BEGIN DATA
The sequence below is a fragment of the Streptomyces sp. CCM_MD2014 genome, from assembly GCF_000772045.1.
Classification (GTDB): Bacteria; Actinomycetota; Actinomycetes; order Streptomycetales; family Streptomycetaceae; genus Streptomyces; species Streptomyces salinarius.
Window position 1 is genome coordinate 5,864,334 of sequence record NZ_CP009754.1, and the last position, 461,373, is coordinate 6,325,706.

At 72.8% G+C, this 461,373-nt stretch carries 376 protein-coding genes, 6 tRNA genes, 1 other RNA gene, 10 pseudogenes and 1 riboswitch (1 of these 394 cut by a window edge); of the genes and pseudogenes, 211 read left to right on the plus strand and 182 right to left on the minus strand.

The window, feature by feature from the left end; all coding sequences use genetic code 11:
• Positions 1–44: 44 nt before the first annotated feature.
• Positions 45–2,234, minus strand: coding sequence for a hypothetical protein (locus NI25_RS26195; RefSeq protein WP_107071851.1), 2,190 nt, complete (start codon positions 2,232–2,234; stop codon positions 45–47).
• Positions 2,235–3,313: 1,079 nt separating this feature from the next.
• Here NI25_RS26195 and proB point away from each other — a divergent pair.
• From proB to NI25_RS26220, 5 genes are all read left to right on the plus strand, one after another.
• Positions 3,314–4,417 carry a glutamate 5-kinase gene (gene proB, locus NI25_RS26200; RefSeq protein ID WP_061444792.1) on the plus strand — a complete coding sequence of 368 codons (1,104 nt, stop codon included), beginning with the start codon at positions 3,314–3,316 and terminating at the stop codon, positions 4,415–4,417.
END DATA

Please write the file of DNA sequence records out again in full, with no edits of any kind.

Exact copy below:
The sequence below is a fragment of the Streptomyces sp. CCM_MD2014 genome, from assembly GCF_000772045.1.
Classification (GTDB): Bacteria; Actinomycetota; Actinomycetes; order Streptomycetales; family Streptomycetaceae; genus Streptomyces; species Streptomyces salinarius.
Window position 1 is genome coordinate 5,864,334 of sequence record NZ_CP009754.1, and the last position, 461,373, is coordinate 6,325,706.

At 72.8% G+C, this 461,373-nt stretch carries 376 protein-coding genes, 6 tRNA genes, 1 other RNA gene, 10 pseudogenes and 1 riboswitch (1 of these 394 cut by a window edge); of the genes and pseudogenes, 211 read left to right on the plus strand and 182 right to left on the minus strand.

The window, feature by feature from the left end; all coding sequences use genetic code 11:
• Positions 1–44: 44 nt before the first annotated feature.
• Positions 45–2,234, minus strand: coding sequence for a hypothetical protein (locus NI25_RS26195; RefSeq protein WP_107071851.1), 2,190 nt, complete (start codon positions 2,232–2,234; stop codon positions 45–47).
• Positions 2,235–3,313: 1,079 nt separating this feature from the next.
• Here NI25_RS26195 and proB point away from each other — a divergent pair.
• From proB to NI25_RS26220, 5 genes are all read left to right on the plus strand, one after another.
• Positions 3,314–4,417 carry a glutamate 5-kinase gene (gene proB, locus NI25_RS26200; RefSeq protein ID WP_061444792.1) on the plus strand — a complete coding sequence of 368 codons (1,104 nt, stop codon included), beginning with the start codon at positions 3,314–3,316 and terminating at the stop codon, positions 4,415–4,417.